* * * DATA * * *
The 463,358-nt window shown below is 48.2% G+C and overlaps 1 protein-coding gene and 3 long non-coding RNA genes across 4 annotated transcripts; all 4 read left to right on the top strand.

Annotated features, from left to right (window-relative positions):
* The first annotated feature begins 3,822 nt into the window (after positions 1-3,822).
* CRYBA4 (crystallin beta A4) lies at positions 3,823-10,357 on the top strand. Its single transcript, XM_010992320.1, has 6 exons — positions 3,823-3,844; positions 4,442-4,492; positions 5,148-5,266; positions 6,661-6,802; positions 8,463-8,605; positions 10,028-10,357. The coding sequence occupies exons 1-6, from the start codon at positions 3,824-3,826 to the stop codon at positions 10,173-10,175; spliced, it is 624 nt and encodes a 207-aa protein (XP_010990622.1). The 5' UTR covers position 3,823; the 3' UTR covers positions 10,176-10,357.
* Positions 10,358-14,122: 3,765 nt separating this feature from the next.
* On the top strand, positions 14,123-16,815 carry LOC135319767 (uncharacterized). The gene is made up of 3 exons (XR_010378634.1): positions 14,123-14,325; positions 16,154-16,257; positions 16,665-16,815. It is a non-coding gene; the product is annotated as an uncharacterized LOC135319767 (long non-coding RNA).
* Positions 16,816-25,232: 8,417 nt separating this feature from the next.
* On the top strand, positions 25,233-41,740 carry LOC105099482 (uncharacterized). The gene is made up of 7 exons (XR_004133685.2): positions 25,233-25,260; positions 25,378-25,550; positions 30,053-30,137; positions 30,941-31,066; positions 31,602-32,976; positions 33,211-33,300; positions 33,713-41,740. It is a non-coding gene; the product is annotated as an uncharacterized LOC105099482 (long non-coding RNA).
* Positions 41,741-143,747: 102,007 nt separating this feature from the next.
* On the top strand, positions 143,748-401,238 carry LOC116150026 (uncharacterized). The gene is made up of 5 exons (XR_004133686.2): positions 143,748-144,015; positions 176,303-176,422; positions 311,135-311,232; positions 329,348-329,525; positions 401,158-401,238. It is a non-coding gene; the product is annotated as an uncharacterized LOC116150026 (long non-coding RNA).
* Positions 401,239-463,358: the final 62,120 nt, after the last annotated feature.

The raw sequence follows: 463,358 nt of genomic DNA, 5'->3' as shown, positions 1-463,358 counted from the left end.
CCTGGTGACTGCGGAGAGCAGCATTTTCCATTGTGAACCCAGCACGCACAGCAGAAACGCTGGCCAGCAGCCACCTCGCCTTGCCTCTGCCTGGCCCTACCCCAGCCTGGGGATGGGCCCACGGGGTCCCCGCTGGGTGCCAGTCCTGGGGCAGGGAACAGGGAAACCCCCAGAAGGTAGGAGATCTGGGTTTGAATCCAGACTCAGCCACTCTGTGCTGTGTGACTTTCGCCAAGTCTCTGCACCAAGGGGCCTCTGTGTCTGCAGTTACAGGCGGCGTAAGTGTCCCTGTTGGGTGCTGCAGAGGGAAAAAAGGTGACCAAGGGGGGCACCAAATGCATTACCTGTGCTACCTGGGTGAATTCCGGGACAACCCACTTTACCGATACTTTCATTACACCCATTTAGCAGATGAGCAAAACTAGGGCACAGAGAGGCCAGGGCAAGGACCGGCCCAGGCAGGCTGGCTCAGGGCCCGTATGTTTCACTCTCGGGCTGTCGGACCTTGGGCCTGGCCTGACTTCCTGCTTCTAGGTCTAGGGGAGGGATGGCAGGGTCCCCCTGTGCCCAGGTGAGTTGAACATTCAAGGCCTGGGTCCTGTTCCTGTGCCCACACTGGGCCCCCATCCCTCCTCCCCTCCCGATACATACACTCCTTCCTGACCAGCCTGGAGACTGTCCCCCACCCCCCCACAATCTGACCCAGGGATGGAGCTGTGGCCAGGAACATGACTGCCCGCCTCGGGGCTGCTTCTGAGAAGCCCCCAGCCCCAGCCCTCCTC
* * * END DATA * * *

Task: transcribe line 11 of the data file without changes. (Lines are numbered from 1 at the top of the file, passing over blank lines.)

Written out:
* Positions 401,239-463,358: the final 62,120 nt, after the last annotated feature.